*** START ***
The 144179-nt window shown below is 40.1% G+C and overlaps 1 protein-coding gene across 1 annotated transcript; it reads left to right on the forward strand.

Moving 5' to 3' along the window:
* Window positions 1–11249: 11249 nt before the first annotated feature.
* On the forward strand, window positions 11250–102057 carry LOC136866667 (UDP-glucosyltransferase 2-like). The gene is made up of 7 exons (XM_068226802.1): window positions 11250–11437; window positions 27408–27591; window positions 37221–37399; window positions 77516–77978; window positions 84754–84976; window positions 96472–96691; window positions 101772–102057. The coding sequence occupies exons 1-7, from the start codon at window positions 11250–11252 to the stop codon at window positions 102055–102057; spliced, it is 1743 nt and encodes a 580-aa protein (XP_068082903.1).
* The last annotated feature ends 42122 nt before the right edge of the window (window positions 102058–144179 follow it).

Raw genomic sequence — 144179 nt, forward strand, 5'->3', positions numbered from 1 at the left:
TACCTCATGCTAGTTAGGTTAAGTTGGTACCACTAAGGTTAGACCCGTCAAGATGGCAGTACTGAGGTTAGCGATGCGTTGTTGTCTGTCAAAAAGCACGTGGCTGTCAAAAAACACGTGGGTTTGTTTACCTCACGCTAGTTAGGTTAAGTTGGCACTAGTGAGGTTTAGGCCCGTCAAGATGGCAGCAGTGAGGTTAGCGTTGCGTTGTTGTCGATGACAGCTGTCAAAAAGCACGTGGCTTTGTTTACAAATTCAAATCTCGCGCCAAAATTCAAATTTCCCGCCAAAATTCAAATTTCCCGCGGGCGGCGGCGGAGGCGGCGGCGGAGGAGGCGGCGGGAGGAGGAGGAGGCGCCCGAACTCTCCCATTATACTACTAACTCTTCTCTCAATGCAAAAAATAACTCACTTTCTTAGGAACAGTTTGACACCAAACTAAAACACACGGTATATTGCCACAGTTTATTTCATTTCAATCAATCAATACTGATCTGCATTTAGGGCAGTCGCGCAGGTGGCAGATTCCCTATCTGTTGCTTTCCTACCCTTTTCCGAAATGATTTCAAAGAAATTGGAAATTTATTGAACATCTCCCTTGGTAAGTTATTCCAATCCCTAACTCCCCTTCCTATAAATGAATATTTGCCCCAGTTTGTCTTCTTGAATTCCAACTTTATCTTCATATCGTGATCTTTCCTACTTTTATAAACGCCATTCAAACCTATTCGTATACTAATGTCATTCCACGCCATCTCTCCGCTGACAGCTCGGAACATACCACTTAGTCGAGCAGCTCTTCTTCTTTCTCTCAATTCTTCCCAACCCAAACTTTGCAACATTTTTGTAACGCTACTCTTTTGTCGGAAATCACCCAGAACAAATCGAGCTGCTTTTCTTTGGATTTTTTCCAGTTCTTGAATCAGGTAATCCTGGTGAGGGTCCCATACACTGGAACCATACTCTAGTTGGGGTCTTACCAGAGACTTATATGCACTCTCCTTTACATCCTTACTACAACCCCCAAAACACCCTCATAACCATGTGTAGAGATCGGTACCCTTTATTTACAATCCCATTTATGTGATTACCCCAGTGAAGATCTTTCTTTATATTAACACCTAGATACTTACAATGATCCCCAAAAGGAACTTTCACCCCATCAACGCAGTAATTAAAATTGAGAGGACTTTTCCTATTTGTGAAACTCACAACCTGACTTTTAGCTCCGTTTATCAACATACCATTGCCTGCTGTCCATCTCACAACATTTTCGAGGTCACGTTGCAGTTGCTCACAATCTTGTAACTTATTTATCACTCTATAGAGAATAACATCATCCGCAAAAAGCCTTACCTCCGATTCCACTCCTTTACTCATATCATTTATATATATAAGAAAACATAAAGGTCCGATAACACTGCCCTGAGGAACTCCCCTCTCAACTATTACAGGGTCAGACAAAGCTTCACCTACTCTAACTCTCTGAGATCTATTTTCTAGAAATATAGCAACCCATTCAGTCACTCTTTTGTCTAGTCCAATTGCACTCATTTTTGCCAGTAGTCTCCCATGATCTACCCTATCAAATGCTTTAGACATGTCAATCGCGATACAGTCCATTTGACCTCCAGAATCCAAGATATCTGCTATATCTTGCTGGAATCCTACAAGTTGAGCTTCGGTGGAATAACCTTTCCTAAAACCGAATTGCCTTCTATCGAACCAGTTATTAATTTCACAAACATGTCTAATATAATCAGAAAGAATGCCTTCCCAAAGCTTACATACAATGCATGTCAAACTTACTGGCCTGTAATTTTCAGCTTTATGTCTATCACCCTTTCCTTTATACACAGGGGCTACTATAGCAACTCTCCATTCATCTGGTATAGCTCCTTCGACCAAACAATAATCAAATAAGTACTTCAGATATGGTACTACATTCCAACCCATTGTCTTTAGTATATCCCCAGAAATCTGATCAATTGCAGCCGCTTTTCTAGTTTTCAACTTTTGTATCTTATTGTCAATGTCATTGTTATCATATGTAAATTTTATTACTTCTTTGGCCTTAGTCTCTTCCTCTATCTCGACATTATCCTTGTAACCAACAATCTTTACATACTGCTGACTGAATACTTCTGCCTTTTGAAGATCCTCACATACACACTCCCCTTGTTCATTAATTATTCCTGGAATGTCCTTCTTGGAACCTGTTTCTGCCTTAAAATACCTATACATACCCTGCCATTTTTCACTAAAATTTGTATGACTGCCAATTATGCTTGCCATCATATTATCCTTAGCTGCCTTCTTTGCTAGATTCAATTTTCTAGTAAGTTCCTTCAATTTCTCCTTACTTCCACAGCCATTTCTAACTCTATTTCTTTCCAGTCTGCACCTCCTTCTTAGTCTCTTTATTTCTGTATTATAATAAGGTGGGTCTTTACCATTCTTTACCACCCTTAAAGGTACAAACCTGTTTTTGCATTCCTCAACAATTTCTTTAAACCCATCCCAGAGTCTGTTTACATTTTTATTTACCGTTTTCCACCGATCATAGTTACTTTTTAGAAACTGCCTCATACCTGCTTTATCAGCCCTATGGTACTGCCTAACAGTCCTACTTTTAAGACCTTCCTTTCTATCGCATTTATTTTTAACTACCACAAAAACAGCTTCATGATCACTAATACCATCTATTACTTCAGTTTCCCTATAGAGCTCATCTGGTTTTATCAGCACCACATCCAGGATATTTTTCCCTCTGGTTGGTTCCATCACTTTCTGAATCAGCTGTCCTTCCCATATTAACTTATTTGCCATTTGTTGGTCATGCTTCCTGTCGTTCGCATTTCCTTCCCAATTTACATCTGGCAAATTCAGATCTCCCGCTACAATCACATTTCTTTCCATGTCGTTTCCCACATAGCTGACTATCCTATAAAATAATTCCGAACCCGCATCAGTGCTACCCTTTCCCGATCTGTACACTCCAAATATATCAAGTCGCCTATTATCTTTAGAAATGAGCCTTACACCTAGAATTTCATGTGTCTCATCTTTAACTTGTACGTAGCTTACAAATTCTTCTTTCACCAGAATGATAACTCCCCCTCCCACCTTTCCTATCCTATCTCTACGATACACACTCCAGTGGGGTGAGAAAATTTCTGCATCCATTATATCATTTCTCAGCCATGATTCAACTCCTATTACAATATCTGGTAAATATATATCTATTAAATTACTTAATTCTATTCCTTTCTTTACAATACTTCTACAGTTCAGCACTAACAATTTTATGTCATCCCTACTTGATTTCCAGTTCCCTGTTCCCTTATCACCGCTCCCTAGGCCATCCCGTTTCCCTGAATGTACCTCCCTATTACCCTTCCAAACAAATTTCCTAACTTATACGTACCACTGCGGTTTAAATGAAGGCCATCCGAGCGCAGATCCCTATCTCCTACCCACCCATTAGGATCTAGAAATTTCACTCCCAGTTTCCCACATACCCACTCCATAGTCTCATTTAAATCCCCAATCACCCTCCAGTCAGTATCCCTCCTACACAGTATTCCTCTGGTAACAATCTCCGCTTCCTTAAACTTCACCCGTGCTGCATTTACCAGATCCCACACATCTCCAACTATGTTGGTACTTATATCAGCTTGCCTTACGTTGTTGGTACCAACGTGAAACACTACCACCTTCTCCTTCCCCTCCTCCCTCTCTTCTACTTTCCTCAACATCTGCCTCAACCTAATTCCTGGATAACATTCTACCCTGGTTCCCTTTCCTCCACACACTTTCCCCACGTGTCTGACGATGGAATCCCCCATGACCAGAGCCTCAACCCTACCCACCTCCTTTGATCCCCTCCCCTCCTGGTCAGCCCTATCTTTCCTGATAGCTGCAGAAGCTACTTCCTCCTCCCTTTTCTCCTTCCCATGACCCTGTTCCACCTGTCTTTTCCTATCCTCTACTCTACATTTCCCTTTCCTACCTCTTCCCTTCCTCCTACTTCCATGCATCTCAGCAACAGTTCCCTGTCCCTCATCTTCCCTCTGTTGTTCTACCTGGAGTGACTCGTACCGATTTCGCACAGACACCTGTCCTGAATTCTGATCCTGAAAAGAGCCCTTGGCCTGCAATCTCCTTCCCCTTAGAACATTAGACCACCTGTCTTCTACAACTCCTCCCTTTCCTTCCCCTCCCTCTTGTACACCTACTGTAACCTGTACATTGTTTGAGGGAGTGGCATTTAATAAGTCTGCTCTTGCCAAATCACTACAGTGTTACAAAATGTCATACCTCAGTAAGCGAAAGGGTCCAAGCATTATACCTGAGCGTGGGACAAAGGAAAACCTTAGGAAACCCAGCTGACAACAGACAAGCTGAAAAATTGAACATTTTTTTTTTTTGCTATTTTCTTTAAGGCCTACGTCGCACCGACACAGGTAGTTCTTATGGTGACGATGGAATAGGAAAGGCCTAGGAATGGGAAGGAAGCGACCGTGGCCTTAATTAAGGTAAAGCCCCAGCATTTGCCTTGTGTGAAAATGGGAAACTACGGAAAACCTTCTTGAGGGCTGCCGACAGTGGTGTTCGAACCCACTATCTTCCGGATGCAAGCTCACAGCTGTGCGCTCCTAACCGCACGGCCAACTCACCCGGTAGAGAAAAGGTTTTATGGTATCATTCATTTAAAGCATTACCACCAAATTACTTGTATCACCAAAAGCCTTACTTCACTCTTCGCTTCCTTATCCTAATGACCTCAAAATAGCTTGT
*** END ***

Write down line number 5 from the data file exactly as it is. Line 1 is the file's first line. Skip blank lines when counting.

* The last annotated feature ends 42122 nt before the right edge of the window (window positions 102058–144179 follow it).